Highfield Ley Arable

  • Experiment Code: R/RN/1
  • Experiment Site: Rothamsted
  • Objectives: To study the effects of various three-year leys on the fertility of the soil as measured by a sequence of three arable test crops.
  • Description: The site was originally permanent grassland since 1838 (>100 years). Some plots stayed in permanent grass, others went into continuous arable cropping and some alternated between leys and arable. Yields are no longer measured but SOM continues to be measured. Available P and K in soil have been measured periodically. The main comparisons have been of four rotations, each of six years duration. The arable with lay rotation includes a one-year ley cut for hay. The other three have had three-year leys of different species and different management, followed by three arable crops and are referred to as 'test crops'. Highfield Ley Arable runs in contrast to Fosters Ley Arable which has the same soil type but a different cropping history (having been in continuous cropping for several centuries).
  • Date Start: 1948
  • Date End: Ongoing

Key Contacts

  • Andy MacDonald

  • Role: Principal Investigator
  • Organisation: Rothamsted Research
  • Address: West Common, Harpenden, Hertfordshire, AL5 2JQ, United Kingdom
  • Margaret Glendining

  • Role: Data Manager
  • ORCID: 0000-0002-6466-4629
  • Organisation: Rothamsted Research
  • Address: West Common, Harpenden, Hertfordshire, AL5 2JQ, United Kingdom
  • Sarah Perryman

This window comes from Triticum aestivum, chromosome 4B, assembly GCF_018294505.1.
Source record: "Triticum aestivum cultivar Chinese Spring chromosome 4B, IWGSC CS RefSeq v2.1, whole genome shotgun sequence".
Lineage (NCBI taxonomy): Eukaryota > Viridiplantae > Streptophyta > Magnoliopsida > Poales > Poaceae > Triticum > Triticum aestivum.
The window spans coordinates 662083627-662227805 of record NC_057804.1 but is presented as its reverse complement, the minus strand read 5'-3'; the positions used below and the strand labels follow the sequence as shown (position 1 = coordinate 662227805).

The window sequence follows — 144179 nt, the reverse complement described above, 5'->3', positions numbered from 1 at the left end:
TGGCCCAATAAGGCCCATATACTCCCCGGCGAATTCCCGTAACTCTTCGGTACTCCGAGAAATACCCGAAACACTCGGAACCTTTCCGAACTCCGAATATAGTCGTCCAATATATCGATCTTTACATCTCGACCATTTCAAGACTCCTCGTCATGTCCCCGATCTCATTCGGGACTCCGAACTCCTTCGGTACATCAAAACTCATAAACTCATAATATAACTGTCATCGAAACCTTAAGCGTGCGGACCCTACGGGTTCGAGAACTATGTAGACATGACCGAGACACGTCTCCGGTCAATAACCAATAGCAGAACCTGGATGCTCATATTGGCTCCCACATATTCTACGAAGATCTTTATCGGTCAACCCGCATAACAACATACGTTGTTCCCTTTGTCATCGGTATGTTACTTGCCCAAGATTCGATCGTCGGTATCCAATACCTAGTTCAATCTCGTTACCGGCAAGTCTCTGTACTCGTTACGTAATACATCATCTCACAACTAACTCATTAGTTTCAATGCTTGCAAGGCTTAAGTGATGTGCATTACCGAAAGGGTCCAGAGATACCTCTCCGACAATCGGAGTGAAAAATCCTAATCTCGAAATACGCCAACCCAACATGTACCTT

• Role: Data Manager
  • Organisation: Rothamsted Research
  • Address: West Common, Harpenden, Hertfordshire, AL5 2JQ, United Kingdom

Funding

Experimental Design

Description

  • Plots of four rotations with reseeded grass and permanent grass were laid down in randomised blocks of five or six plots each. There were 12 blocks, two in each phase of a six-year cycle. The whole experiment was started over three seasons 1949, 1950 and 1951 and blocks due to start in 1952, 1953 and 1954 started three years earlier with 'dummy' test crops. Each plot was 0.088 acre.

Design

  • Period: 1949 - 1954

Crops

Crop Years Grown
Lucerne
Grass Leys
Wheat
Potatoes
Barley

Crop Rotations

Rotation Crops
Lucerne ( - ) Default Title
Grazed ley ( - ) Default Title
Cut grass ( - ) Default Title
Arable with hay ( - ) Default Title

Measurements

Variable Unit Collection
Frequency
Material Description Crop
Soil Total Carbon
Plant Available Phosphorous
Plant Available Potassium
Yield Components

Description

  • Various changes were made in this period; Spring oats were introduced instead of barley as the third treatment crop of the 'arable with hay' rotation in order to lessen risk of infection of wheat by take-all or eyespot diseases. Dressings of fertiliser K were applied before the first treatment crops were sown and to the R and G plots. This was because soil and plant analyses had shown plots growing hay, cut grass and lucerne lost more K than grazed plots, which would affect the yield of test crops. Plots were further split to measure potash and phosphate responses in test-crop potatoes that followed different leys. From 1958, the standard applications of P and K were revised and corrective dressing applied.